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How You Can Sleep In

If you have a toddler in the family, like I do, chances are you're woken up way too early every morning, roused by the voice of a tiny child who's burning with energy and hungry to boot. And you probably already know that sound machines, room-darkening shades, and bedtime adjustments won't necessarily solve the problem. Young kids are wired to wake up with the sun.

But here's what you may not know: Just because your kid's awake doesn't mean you have to be. Experts say that, depending on their temperament and maturity level, many kids are able to fend for themselves in the morning, at least for a short time, by age 3. In fact, even some 2-year-olds can play quietly in their rooms. You've simply got to train them.

My sister-in-law, who has four children, has done just that. Her littlest ones, ages 4 and 2, know they can't leave their rooms until there's a 7 on the clock. Then they find bowls of dry cereal waiting on the kitchen table. Tiny stickers show them which buttons to press on the remote control to fire up their favorite movie. And Mom, blissfully, sleeps until 8 a.m.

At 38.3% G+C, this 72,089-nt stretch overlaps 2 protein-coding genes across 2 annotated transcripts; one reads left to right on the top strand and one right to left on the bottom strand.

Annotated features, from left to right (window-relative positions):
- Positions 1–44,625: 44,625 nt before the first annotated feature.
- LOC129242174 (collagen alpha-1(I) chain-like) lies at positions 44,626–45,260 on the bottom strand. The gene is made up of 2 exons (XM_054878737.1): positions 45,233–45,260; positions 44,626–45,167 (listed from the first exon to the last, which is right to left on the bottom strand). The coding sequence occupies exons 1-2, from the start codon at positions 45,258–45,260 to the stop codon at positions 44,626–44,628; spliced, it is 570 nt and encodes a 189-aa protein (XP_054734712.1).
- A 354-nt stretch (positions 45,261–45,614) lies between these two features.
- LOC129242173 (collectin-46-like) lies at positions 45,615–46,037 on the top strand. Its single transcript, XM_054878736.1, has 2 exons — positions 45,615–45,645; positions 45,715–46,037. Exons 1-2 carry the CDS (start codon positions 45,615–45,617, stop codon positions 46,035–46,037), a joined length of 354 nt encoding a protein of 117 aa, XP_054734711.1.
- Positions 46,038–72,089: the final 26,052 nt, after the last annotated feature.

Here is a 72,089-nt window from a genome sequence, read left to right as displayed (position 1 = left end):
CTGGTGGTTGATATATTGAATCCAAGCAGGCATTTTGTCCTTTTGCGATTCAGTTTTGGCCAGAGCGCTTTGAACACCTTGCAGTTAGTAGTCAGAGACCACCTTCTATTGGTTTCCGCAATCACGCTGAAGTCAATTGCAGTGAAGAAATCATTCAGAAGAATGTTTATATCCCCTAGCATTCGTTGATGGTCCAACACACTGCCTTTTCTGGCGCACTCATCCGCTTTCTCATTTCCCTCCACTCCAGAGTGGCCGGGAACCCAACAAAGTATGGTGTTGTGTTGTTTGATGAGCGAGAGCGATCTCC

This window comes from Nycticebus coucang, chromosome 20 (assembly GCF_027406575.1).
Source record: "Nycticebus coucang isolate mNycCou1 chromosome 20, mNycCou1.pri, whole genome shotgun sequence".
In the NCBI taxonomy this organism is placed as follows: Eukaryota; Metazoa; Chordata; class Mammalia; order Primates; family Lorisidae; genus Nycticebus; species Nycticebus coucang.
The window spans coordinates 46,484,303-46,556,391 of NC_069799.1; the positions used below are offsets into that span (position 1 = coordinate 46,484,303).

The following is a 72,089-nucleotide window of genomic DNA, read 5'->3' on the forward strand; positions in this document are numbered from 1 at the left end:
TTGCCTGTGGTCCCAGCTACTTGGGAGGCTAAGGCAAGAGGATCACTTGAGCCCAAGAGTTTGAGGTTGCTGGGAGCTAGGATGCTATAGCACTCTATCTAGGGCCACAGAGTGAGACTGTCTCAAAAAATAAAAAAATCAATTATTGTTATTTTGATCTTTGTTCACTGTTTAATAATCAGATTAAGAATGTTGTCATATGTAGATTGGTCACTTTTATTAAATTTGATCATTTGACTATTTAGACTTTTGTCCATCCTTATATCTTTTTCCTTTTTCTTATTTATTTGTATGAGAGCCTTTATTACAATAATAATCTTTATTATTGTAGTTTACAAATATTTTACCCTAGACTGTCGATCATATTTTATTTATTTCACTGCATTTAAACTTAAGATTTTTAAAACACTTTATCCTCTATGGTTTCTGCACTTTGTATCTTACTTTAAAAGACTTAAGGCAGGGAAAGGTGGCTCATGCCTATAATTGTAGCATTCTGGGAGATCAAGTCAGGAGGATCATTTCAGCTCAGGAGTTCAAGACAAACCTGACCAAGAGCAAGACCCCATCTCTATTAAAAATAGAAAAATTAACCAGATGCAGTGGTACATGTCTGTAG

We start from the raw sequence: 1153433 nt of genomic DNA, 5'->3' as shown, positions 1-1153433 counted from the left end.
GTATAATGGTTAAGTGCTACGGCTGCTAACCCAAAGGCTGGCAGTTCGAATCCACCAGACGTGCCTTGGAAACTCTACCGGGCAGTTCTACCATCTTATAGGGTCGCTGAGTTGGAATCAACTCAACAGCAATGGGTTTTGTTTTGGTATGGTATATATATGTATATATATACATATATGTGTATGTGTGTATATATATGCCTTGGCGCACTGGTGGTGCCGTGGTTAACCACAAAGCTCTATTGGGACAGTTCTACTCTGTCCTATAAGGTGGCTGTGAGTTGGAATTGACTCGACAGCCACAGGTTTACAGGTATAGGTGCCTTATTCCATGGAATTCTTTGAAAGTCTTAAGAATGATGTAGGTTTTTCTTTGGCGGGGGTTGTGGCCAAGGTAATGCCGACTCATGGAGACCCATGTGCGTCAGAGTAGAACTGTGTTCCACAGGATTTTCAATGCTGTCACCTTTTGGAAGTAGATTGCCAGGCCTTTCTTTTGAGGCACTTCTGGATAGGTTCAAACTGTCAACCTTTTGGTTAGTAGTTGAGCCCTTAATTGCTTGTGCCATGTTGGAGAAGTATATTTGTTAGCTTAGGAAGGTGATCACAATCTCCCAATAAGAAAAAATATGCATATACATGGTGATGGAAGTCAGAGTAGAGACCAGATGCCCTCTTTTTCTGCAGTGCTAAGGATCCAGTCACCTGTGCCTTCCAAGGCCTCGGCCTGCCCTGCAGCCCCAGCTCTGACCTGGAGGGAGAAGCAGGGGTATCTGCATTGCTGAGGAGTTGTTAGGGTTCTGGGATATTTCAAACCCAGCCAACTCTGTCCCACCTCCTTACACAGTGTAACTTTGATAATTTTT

To get to that point, you'll have to do a bit of work, and take some precautions. Most important, says Ari Brown, M.D., author of Toddler 411, before you start, ask yourself: Do I trust my child when my back is turned? Think about whether she always follows  instructions - and so might be ready for a little more independence - or tends to get into mischief, in which case it might be best to wait. Make sure you childproof the area where your early bird will be, and that she understands it's okay to wake you in an emergency. Then let the training begin.

"Consistency is the main thing," advises Lawrence Shapiro, Ph.D., a child psychologist in Norwalk, CT, and author of A Parent's Guide to Getting Kids Out of the Family Bed. "Try it three or four times, and most kids will learn to love it."

The benefits, he adds, won't only be yours. "This is not just about Mom and Dad sleeping for another hour," Shapiro says. "It's about giving your child a chance to learn how to entertain himself, how to make breakfast. That's good for him."

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